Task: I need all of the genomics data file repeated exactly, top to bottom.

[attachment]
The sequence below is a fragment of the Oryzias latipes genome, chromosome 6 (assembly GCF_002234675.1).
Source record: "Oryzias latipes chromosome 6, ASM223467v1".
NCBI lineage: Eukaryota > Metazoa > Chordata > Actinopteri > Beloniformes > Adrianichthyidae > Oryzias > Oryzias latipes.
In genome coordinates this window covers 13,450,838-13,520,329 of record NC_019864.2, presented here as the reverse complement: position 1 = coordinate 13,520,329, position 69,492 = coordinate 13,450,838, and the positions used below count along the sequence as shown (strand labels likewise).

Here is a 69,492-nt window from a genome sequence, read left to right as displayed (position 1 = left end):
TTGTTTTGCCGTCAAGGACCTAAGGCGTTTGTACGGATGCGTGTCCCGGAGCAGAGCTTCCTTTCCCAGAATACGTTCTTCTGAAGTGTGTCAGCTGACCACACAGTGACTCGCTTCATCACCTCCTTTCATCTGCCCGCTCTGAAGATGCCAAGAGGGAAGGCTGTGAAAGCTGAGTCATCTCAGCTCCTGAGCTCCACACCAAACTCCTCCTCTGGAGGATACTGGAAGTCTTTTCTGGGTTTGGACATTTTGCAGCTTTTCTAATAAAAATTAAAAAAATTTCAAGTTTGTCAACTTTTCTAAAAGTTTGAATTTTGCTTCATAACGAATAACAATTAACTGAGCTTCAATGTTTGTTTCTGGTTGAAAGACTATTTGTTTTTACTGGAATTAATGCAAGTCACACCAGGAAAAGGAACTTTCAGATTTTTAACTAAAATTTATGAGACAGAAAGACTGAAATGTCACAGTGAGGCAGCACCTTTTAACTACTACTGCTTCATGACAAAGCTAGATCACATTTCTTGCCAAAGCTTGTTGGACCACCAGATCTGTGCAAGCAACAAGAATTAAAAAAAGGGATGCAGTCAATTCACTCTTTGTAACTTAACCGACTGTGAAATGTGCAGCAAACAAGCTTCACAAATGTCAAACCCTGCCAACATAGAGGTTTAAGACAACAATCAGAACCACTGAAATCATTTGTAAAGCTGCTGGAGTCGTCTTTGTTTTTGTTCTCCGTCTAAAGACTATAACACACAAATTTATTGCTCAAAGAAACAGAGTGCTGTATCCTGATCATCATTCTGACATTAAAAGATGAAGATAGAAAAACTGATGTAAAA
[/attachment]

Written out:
The sequence below is a fragment of the Oryzias latipes genome, chromosome 6 (assembly GCF_002234675.1).
Source record: "Oryzias latipes chromosome 6, ASM223467v1".
NCBI lineage: Eukaryota > Metazoa > Chordata > Actinopteri > Beloniformes > Adrianichthyidae > Oryzias > Oryzias latipes.
In genome coordinates this window covers 13,450,838-13,520,329 of record NC_019864.2, presented here as the reverse complement: position 1 = coordinate 13,520,329, position 69,492 = coordinate 13,450,838, and the positions used below count along the sequence as shown (strand labels likewise).

Here is a 69,492-nt window from a genome sequence, read left to right as displayed (position 1 = left end):
TTGTTTTGCCGTCAAGGACCTAAGGCGTTTGTACGGATGCGTGTCCCGGAGCAGAGCTTCCTTTCCCAGAATACGTTCTTCTGAAGTGTGTCAGCTGACCACACAGTGACTCGCTTCATCACCTCCTTTCATCTGCCCGCTCTGAAGATGCCAAGAGGGAAGGCTGTGAAAGCTGAGTCATCTCAGCTCCTGAGCTCCACACCAAACTCCTCCTCTGGAGGATACTGGAAGTCTTTTCTGGGTTTGGACATTTTGCAGCTTTTCTAATAAAAATTAAAAAAATTTCAAGTTTGTCAACTTTTCTAAAAGTTTGAATTTTGCTTCATAACGAATAACAATTAACTGAGCTTCAATGTTTGTTTCTGGTTGAAAGACTATTTGTTTTTACTGGAATTAATGCAAGTCACACCAGGAAAAGGAACTTTCAGATTTTTAACTAAAATTTATGAGACAGAAAGACTGAAATGTCACAGTGAGGCAGCACCTTTTAACTACTACTGCTTCATGACAAAGCTAGATCACATTTCTTGCCAAAGCTTGTTGGACCACCAGATCTGTGCAAGCAACAAGAATTAAAAAAAGGGATGCAGTCAATTCACTCTTTGTAACTTAACCGACTGTGAAATGTGCAGCAAACAAGCTTCACAAATGTCAAACCCTGCCAACATAGAGGTTTAAGACAACAATCAGAACCACTGAAATCATTTGTAAAGCTGCTGGAGTCGTCTTTGTTTTTGTTCTCCGTCTAAAGACTATAACACACAAATTTATTGCTCAAAGAAACAGAGTGCTGTATCCTGATCATCATTCTGACATTAAAAGATGAAGATAGAAAAACTGATGTAAAA